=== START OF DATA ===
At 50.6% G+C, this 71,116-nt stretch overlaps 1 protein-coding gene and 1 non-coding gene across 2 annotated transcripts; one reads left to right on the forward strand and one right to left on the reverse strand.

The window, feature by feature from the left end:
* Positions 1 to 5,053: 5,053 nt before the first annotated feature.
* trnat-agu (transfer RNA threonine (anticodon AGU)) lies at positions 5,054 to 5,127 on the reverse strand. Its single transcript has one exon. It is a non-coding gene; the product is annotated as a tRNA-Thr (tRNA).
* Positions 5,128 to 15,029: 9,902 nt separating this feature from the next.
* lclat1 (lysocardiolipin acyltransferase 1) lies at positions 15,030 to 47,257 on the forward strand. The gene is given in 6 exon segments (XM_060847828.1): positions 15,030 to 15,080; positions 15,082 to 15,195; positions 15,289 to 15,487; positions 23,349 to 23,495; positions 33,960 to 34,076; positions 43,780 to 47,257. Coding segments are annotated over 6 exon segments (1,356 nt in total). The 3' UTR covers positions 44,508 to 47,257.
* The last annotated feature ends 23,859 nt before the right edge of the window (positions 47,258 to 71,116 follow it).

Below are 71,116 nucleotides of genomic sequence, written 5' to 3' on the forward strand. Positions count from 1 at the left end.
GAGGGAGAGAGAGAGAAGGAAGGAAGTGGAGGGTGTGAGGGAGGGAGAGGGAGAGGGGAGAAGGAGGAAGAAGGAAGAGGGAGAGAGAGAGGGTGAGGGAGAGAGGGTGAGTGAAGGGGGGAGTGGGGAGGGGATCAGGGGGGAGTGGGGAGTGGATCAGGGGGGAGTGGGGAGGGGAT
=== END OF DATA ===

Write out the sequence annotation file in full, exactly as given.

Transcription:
At 50.6% G+C, this 71,116-nt stretch overlaps 1 protein-coding gene and 1 non-coding gene across 2 annotated transcripts; one reads left to right on the forward strand and one right to left on the reverse strand.

The window, feature by feature from the left end:
* Positions 1 to 5,053: 5,053 nt before the first annotated feature.
* trnat-agu (transfer RNA threonine (anticodon AGU)) lies at positions 5,054 to 5,127 on the reverse strand. Its single transcript has one exon. It is a non-coding gene; the product is annotated as a tRNA-Thr (tRNA).
* Positions 5,128 to 15,029: 9,902 nt separating this feature from the next.
* lclat1 (lysocardiolipin acyltransferase 1) lies at positions 15,030 to 47,257 on the forward strand. The gene is given in 6 exon segments (XM_060847828.1): positions 15,030 to 15,080; positions 15,082 to 15,195; positions 15,289 to 15,487; positions 23,349 to 23,495; positions 33,960 to 34,076; positions 43,780 to 47,257. Coding segments are annotated over 6 exon segments (1,356 nt in total). The 3' UTR covers positions 44,508 to 47,257.
* The last annotated feature ends 23,859 nt before the right edge of the window (positions 47,258 to 71,116 follow it).

Below are 71,116 nucleotides of genomic sequence, written 5' to 3' on the forward strand. Positions count from 1 at the left end.
GAGGGAGAGAGAGAGAAGGAAGGAAGTGGAGGGTGTGAGGGAGGGAGAGGGAGAGGGGAGAAGGAGGAAGAAGGAAGAGGGAGAGAGAGAGGGTGAGGGAGAGAGGGTGAGTGAAGGGGGGAGTGGGGAGGGGATCAGGGGGGAGTGGGGAGTGGATCAGGGGGGAGTGGGGAGGGGAT